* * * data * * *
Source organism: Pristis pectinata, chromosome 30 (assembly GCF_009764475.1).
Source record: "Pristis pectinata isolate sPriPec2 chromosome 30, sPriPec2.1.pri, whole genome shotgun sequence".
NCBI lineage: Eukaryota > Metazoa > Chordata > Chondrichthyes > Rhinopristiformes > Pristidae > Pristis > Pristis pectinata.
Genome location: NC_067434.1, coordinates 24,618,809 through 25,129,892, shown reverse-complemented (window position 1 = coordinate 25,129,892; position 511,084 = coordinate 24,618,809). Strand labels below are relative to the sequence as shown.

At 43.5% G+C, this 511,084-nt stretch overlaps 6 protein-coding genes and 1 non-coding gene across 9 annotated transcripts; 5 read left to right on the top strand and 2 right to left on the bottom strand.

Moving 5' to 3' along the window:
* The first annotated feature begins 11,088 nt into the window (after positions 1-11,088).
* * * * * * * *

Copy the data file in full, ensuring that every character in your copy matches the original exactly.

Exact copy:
Source organism: Pristis pectinata, chromosome 30 (assembly GCF_009764475.1).
Source record: "Pristis pectinata isolate sPriPec2 chromosome 30, sPriPec2.1.pri, whole genome shotgun sequence".
NCBI lineage: Eukaryota > Metazoa > Chordata > Chondrichthyes > Rhinopristiformes > Pristidae > Pristis > Pristis pectinata.
Genome location: NC_067434.1, coordinates 24,618,809 through 25,129,892, shown reverse-complemented (window position 1 = coordinate 25,129,892; position 511,084 = coordinate 24,618,809). Strand labels below are relative to the sequence as shown.

At 43.5% G+C, this 511,084-nt stretch overlaps 6 protein-coding genes and 1 non-coding gene across 9 annotated transcripts; 5 read left to right on the top strand and 2 right to left on the bottom strand.

Moving 5' to 3' along the window:
* The first annotated feature begins 11,088 nt into the window (after positions 1-11,088).